In the 1950s, human remains representing one individual were recovered from the Marston site (16RR1), Red River Parish, LA, by Dr. Clarence H. Webb, who donated the remains to the Louisiana Division of Archaeology. The remains are curated at the Williamson Museum, Northwestern State University of Louisiana. No known individual was identified. No associated funerary objects are present.

The remains were taken from an eroded area near the levee at the site. The Marston site is a Caddo I-II period site and the artifacts collected at the site suggest that the site dates to A.D. 1200-1500.

In 1941, human remains representing three individuals were recovered from the Lawton Gin site, Natchitoches Parish, LA, by Dr. Clarence H. Webb, who donated the remains to the Louisiana Division of Archaeology. The remains are curated at the Williamson Museum, Northwestern State University of Louisiana. No known individuals were identified. The 52 associated funerary objects are 47 glass beads, 3 Natchitoches Engraved bowls, 1 Keno Trailed bottle, and 1 Emory Incised-Punctated bowl.

The remains were taken from a pit for a cotton weighing scales at the site. The cultural context of the site is described below.

In the 1940s, human remains representing four individuals were recovered from the Southern Oil Mill and Compress site, Natchitoches Parish, LA, by Dr. Clarence H. Webb, Michael Beckman, and Robert Scott, who donated the remains to the Louisiana Division of Archaeology. The remains are curated at the Williamson Museum, Northwestern State University of Louisiana. No known individuals were identified. The 45 associated funerary objects are 40 glass beads, 1 Emory Punctated-Incised bowl, 1 plain (shell-tempered) bowl, 1 brass bracelet, 1 fragmentary iron and bead bracelet, and 1 iron bracelet.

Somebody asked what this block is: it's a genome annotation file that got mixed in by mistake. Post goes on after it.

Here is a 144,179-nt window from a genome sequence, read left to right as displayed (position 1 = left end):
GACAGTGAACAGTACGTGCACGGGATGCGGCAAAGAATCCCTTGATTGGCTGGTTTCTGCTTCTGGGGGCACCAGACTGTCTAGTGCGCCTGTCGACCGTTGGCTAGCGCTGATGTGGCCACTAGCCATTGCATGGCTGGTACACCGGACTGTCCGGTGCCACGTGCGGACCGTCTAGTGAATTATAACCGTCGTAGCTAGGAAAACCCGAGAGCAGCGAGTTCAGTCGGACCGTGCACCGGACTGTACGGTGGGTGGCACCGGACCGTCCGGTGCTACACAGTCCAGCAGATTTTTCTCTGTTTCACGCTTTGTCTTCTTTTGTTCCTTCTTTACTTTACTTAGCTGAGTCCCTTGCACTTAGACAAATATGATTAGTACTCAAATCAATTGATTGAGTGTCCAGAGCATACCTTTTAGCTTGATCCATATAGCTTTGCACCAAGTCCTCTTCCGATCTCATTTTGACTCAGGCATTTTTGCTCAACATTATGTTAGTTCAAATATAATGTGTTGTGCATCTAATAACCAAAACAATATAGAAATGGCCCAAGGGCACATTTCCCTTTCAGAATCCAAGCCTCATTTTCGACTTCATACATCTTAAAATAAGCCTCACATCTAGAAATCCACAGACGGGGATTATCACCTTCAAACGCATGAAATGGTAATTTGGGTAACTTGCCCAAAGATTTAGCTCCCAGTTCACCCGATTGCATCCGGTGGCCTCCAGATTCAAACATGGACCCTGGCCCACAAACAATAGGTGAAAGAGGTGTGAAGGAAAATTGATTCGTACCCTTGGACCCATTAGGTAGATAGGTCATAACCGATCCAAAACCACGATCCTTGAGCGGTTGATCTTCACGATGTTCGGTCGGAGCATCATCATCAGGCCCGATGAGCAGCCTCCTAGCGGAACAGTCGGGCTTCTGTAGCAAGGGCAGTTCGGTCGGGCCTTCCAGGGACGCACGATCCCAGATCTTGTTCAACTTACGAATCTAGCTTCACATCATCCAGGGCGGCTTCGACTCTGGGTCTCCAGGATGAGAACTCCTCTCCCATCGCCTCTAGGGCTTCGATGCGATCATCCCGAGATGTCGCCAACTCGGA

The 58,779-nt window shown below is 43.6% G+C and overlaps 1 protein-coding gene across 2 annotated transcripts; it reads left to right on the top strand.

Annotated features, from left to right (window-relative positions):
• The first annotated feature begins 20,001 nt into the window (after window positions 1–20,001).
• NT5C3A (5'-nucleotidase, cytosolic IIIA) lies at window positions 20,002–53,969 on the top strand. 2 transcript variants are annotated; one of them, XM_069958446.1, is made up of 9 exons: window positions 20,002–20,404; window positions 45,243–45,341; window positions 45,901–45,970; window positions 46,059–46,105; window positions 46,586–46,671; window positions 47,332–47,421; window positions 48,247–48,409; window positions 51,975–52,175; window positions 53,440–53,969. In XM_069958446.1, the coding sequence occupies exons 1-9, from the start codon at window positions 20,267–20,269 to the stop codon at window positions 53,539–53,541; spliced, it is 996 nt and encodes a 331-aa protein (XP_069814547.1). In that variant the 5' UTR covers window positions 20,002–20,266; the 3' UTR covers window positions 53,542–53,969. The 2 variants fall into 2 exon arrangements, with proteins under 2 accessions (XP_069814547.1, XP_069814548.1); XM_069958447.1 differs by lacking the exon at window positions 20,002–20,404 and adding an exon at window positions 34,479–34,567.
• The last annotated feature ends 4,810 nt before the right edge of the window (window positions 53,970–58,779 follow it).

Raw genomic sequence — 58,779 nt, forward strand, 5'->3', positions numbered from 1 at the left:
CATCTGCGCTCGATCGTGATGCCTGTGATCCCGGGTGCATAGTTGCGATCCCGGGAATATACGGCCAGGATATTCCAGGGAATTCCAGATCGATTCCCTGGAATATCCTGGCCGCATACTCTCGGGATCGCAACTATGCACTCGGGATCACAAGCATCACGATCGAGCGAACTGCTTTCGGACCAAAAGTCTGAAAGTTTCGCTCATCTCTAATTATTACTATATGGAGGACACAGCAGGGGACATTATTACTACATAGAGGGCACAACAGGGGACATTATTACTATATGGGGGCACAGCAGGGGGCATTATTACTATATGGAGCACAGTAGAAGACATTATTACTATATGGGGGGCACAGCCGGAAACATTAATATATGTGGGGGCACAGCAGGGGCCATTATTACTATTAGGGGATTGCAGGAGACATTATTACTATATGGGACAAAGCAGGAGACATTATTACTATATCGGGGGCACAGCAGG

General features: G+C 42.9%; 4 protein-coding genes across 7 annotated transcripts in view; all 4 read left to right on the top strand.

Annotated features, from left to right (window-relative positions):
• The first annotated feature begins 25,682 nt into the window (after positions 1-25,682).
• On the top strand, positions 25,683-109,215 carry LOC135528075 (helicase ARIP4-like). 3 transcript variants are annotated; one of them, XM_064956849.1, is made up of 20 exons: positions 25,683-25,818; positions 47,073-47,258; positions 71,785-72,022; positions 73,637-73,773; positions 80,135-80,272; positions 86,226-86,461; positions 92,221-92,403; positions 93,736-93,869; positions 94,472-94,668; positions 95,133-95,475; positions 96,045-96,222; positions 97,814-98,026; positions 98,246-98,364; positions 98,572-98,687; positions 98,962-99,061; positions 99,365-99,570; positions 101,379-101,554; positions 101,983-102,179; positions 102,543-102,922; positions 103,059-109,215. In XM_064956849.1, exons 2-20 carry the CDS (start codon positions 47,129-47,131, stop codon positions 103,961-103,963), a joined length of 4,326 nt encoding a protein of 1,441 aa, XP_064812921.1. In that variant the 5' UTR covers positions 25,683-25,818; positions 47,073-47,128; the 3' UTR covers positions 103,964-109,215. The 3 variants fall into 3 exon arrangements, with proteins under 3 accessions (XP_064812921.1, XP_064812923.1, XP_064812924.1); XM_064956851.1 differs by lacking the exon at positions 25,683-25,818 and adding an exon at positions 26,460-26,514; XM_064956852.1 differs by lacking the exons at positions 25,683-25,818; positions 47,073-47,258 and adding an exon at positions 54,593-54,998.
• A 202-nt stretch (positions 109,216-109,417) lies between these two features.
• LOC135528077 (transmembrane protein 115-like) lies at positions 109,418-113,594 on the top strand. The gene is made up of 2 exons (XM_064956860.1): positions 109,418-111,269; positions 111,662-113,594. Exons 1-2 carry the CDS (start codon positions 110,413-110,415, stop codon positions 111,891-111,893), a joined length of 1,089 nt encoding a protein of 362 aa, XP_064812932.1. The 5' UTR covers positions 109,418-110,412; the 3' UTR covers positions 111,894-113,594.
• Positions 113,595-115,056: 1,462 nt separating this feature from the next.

These remains were taken from excavations for road construction. The Lawton Gin site and the Southern Oil Mill and Compress site are postcontact sites, dating to the 1700s. During consultations, the representatives of the Caddo Tribe identified these remains as Caddo and agreed that these sites represent the historic Natchitoches tribe. The archeological evidence from these and contemporaneous sites was used to define the Lawton Phase (A.D. 1714-1800), which has been culturally identified to the Natchitoches confederacy of the Caddo. Lawton Phase sites cluster around Natchitoches, LA, which was established as a French trading post in 1714. While other tribes visited the area to trade, the Native American settlements were Caddoan. The archeological evidence for the cultural continuity between Lawton Phase sites and the Caddo Tribe consists primarily of ceramic styles, vessel forms, and geographical locations. The historical record includes documentary and cartographic materials describing the Natchitoches confederacy of the Caddo Tribe, which lived along the Red River near Natchitoches, LA.